On September 20th, 2013, the TEDx platform will harness the power of people across the globe to host a TEDx event featuring the local innovators, organizers, stewards and builders of their cities, called TEDxCity2.0 events. In Vienna we will present an impressive line-up of live speakers tackling various aspects of the next iteration of our cities.
The Unfinished City
Inspired by the Estonian myth of Ülemiste vanake, this year’s City2.0 theme responds to the fact that completion is death to a city. Cities are dynamic and must always be changing, growing, and adapting. The very idea of City2.0 connotes as much. But how are cities changing, and why? What shape do we want the City2.0 to take? As one of the world’s most livable cities, Vienna is rightfully proud of its quality and its accomplishments. And yet Vienna’s success also gives rise to perhaps its greatest threat: the illusion of its completion. The fact is that there is much to do in Vienna, as in every city. TEDxVienna City2.0 aims to illuminate these tasks and the ways in which we might, individually and collectively, engage them. Topics will range from smart cities and changing paradigms of urban planning to bicycle urbanism, the hidden stories of immigration, and even street art. Talks will be delivered by a mix of local and international speakers whose research and projects are built on ideas not only worth spreading, but also worth doing. All talks will be presented in Engish.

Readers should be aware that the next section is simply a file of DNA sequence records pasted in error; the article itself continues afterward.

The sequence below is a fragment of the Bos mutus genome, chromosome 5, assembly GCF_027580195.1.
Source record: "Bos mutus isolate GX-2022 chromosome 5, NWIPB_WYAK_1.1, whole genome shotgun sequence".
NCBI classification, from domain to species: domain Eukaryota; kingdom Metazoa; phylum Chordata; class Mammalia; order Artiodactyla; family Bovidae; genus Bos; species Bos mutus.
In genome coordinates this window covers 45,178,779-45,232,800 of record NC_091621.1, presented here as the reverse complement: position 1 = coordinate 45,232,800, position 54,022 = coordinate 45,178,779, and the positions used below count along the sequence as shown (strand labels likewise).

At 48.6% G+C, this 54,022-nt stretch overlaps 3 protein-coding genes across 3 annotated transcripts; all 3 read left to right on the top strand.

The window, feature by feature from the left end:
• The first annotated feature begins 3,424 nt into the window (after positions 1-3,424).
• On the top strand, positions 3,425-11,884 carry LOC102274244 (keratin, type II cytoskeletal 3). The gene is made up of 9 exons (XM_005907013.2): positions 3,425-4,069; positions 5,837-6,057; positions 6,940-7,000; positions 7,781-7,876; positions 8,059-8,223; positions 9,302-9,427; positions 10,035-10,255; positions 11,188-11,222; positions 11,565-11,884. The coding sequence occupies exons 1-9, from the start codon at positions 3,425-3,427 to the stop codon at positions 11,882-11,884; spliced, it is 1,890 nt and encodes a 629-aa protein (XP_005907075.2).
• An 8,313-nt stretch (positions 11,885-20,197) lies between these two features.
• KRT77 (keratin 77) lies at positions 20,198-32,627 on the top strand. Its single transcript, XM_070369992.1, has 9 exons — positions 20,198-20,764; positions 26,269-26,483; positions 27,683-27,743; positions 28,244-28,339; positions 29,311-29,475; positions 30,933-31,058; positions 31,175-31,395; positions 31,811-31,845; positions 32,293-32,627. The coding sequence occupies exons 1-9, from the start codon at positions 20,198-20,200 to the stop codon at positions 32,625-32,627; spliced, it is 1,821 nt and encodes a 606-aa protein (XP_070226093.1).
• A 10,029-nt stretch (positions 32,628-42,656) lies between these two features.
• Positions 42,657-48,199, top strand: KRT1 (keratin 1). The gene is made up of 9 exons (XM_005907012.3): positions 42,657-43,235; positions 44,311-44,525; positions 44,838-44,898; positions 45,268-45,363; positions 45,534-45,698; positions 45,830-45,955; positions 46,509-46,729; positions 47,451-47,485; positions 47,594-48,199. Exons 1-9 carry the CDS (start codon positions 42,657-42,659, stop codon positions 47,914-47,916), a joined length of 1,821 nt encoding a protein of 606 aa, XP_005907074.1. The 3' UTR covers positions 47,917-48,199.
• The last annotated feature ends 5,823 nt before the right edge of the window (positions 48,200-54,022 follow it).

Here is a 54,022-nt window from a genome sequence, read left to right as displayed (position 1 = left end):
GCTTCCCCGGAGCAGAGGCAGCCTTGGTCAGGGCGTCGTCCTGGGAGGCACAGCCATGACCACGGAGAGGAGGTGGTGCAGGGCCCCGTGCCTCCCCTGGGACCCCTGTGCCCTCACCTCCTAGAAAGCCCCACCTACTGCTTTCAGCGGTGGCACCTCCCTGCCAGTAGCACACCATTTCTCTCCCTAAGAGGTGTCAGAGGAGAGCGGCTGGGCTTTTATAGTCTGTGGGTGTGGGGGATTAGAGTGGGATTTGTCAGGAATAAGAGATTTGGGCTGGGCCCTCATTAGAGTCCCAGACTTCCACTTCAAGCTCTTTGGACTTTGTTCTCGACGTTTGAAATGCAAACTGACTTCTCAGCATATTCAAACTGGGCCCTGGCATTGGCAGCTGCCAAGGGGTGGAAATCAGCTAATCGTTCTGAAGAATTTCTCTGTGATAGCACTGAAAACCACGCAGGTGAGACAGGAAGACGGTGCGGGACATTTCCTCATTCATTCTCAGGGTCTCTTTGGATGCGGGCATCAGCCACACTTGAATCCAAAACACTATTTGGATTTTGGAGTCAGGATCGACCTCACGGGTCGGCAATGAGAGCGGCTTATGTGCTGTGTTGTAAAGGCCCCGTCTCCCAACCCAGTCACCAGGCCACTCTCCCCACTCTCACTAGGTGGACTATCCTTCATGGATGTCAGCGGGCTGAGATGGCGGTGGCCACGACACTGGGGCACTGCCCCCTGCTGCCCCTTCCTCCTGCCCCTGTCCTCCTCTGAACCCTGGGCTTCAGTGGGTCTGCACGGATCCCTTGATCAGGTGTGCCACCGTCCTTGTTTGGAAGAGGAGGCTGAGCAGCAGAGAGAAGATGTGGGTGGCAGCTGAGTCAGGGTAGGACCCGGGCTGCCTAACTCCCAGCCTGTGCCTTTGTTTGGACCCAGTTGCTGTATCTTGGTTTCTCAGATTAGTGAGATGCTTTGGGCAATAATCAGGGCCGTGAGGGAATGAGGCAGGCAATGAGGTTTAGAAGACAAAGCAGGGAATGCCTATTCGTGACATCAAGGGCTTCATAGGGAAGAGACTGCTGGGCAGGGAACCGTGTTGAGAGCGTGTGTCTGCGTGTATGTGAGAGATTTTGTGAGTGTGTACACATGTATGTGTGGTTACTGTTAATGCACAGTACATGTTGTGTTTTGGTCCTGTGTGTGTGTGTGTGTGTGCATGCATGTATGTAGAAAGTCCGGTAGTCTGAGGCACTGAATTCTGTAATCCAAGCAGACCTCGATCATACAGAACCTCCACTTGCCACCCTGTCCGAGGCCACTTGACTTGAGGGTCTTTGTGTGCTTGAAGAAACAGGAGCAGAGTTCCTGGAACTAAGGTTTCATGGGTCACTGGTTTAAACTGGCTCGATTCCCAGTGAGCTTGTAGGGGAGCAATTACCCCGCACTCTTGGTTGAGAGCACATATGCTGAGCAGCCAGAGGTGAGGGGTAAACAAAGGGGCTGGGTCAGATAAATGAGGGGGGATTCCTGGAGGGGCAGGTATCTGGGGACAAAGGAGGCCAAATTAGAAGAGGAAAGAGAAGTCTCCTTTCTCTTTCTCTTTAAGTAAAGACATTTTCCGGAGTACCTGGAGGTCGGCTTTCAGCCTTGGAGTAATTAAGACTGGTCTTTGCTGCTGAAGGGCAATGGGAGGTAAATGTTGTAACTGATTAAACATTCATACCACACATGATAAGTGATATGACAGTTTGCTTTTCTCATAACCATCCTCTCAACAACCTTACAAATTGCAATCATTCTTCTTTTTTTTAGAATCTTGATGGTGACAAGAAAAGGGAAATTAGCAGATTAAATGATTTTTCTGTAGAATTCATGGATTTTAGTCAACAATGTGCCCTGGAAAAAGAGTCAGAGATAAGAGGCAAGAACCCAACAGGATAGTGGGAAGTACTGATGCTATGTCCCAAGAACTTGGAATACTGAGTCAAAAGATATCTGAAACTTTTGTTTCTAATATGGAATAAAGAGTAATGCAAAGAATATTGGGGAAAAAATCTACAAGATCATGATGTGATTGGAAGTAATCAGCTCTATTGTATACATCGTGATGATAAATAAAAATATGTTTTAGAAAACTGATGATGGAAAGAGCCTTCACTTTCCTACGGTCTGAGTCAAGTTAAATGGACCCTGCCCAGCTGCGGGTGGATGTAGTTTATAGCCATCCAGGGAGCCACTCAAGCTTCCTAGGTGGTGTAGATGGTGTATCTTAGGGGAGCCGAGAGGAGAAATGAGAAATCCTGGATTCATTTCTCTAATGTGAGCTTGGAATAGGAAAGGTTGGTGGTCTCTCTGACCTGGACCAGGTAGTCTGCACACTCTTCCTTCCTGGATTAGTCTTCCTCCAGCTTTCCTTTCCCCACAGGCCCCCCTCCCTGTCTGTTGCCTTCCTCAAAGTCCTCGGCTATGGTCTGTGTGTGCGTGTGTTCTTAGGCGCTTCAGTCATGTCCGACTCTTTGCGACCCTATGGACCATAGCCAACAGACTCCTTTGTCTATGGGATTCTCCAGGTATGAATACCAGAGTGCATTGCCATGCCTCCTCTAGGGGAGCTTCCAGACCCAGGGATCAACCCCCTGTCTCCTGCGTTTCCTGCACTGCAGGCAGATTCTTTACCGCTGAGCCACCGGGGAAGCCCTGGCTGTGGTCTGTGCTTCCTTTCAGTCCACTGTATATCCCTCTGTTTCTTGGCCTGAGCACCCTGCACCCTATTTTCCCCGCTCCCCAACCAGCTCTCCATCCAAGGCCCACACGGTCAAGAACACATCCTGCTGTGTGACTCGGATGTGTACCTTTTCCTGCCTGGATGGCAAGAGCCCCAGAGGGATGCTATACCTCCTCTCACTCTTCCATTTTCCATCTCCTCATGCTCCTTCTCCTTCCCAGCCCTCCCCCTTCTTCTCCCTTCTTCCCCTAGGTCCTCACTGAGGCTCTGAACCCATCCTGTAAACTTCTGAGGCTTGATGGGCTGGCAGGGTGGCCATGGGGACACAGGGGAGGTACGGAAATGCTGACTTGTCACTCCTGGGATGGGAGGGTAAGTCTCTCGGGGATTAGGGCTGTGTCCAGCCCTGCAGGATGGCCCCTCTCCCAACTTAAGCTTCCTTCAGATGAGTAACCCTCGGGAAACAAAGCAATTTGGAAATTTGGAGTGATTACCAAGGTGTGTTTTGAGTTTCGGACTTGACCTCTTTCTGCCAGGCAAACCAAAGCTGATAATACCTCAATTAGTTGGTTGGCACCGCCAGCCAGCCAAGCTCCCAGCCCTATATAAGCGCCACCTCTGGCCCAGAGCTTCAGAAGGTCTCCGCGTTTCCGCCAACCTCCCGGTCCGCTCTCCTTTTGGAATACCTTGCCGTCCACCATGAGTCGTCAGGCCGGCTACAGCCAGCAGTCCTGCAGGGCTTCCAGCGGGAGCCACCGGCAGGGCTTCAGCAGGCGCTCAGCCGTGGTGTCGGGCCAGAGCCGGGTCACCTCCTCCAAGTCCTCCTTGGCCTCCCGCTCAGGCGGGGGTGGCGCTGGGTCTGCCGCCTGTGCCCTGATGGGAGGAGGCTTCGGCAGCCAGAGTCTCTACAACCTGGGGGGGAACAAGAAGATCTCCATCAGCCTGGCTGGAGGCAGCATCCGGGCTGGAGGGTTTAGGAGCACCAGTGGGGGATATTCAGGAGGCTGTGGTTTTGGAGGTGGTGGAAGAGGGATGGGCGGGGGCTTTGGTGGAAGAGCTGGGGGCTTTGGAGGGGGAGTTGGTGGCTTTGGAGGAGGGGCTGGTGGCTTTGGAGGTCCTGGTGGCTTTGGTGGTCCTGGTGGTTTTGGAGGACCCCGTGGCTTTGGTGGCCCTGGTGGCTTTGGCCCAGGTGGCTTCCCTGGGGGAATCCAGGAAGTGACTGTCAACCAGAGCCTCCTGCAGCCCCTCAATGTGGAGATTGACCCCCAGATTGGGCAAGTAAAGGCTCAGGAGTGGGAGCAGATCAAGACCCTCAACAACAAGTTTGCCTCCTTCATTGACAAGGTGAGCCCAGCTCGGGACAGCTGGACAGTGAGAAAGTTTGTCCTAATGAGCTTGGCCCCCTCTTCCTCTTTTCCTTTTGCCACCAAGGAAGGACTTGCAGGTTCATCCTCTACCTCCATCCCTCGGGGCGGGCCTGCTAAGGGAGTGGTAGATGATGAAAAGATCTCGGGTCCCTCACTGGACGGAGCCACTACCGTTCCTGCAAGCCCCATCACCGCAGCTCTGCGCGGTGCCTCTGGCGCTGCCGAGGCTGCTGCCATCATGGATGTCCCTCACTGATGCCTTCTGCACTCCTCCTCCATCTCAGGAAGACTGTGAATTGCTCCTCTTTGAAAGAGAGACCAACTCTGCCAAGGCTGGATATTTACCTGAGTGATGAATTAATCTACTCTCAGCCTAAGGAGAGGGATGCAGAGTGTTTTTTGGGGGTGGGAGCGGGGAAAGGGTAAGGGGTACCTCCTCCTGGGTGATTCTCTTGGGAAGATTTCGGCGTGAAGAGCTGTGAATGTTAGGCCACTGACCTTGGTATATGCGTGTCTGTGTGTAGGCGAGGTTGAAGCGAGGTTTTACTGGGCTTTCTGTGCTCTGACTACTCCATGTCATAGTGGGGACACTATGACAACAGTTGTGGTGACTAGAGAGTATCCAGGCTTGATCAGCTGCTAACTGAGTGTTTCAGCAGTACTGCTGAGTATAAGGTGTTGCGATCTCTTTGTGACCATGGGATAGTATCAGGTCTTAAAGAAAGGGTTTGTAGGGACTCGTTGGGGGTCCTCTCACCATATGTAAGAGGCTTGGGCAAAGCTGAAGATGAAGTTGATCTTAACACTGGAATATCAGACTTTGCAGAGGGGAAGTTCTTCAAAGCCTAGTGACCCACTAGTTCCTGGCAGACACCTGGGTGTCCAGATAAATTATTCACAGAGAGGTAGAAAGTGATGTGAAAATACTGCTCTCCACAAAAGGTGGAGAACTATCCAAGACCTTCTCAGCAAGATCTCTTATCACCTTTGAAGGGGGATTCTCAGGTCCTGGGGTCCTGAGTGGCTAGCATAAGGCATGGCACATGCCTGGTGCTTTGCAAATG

On the 20th of September, starting with 17:00 we will meet at the Weltmuseum Vienna. Formerly known as The Museum of Ethnology, the Weltmuseum in Vienna is the largest anthropological museum in Austria, established in 1876. It currently resides in the Hofburg Imperial Palace and houses a quarter million ethnographical and archaeological objects from Asia, Africa, Oceania, and America. Important collections include Mexican artifacts, with unique Aztec featherwork; part of James Cook’s collection of Polynesia and Northwest Coast art (purchased in 1806); numerous Benin bronzes; the collection of Charles von Hügel from India, Southeast Asia, and China; the contents of a museum created to house the collections form the Austrian Brazil Expedition; artifacts collected during the circumnavigation of the globe by the SMS Novara; and two of the remaining rongorongo tablets.
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